Kidney stones are a common problem in Canada. Ten per cent of the population suffers from the painful condition, caused when high levels of oxalate combine with calcium in the bloodstream and crystallize into stones in the kidney. Oxalates are found in a range of foods from french fries to nuts. Some people easily eliminate oxalates but others can’t.
In a new BC study of live-in partners—one partner who has recurring kidney stones, the other stone free—Vancouver Coastal Health Research Institute scientists found that differences in gut bacteria may account for the difference in kidney stone occurrence.
Dr. Dirk Lange leads the ongoing project, which has already studied 17 partners sharing similar diets and daily habits. Lange says zeroing in on the intestinal microbiome—the collection of bacteria, fungi and viruses that live in our guts—makes sense. “There is evidence that a single type of gut bacteria called 'Oxalobacter formigenes' breaks down the oxalates we ingest. It only uses oxalates for energy. Without that bacteria we have a hard time breaking down oxalates and they may go on to form kidney stones.”
Previous studies have shown that 70 per cent of people with kidney stones lack the Oxalobacter bacteria. On the other hand, about 70 per cent of individuals who don’t form kidney stones have it. Lange’s study found the same trend—but it went further.
As a microbiologist, I know that our microbiome consists of thousands and thousands of species that all live symbiotically. I felt a single bacterial species can’t be working alone; they are all interconnected.
Lange started to look for networks, or enzymatic pathways. He found them. “We dug a little deeper and discovered that a few enzymes are less abundant in recurrent stone formers—the enzymes involved in butyrate metabolism. No one else has linked this to kidney stone disease.”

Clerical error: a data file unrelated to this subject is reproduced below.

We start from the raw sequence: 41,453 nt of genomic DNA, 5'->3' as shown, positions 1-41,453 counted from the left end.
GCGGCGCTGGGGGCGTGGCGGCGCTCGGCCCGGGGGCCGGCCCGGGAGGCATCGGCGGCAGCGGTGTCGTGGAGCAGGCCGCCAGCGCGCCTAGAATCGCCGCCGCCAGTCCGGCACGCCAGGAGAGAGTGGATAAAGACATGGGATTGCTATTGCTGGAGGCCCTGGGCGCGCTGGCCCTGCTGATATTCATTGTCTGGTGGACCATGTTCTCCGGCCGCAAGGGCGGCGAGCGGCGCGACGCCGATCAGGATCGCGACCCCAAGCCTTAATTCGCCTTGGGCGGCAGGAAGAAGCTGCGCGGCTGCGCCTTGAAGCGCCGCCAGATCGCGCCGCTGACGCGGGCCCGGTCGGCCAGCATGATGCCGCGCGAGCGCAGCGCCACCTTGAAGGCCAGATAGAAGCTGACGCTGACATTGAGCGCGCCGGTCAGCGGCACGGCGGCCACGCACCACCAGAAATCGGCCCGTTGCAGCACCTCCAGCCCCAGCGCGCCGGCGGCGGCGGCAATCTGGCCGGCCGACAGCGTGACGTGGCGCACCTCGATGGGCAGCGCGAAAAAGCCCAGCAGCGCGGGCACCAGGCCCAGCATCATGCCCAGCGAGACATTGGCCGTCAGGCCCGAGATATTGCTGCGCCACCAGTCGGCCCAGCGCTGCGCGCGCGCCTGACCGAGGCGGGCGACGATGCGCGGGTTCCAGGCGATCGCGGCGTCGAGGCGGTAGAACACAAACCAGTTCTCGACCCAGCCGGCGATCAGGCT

Butyrate is a short-chain fatty acid produced by bacteria. It feeds the cells that line and protect the gut. A lack of butyrate is associated with what’s called a leaky intestine—one that allows compounds like oxalate to be reabsorbed into the blood stream, and travel to the kidney.
From desert rat to coastal human
The power of networking played out in real life when Lange met another researcher with an oxalate connection at a conference. Aaron Miller, a microbial ecologist, was studying the desert wood rat of Utah, a rodent that eats a particular type of cactus very high in oxalates. “These rats have a specialized gut that can break down high levels of oxalates. Miller tracked changes in their microbiome as they digested increasing amounts of oxalate and identified a network of oxalate-degrading bacteria.”
Lange suggested the two team up and compare their microbiome samples. They quickly established that a similar network found in the wood rats existed in his human samples. It was a significant breakthrough.
Lange cautions that knowing more about which bacteria deter kidney stones doesn’t mean a cure is as easy as taking a specialized pro-biotic pill. “I wish it were that simple. You would have to continuously take them because essentially you’re putting something into an environment it didn’t survive in to begin with. The bacteria would die within 24-48 hours.” Like trying to grow a desert cactus in the rain forest, the bacteria need the right conditions to survive.
The million-dollar question, says Lange, is how to change the complex gut environment to enable oxalate-degrading bacteria to thrive. He says there may be other networks working in tandem with the oxalate-degrading ones. Lange plans to investigate diets that might maintain these networks. Meanwhile, Lange and his colleague Dr. Ben Chew are still recruiting participants for the kidney stone partner study. The more microbiomes they can compare, the closer they’ll get to understanding the disease.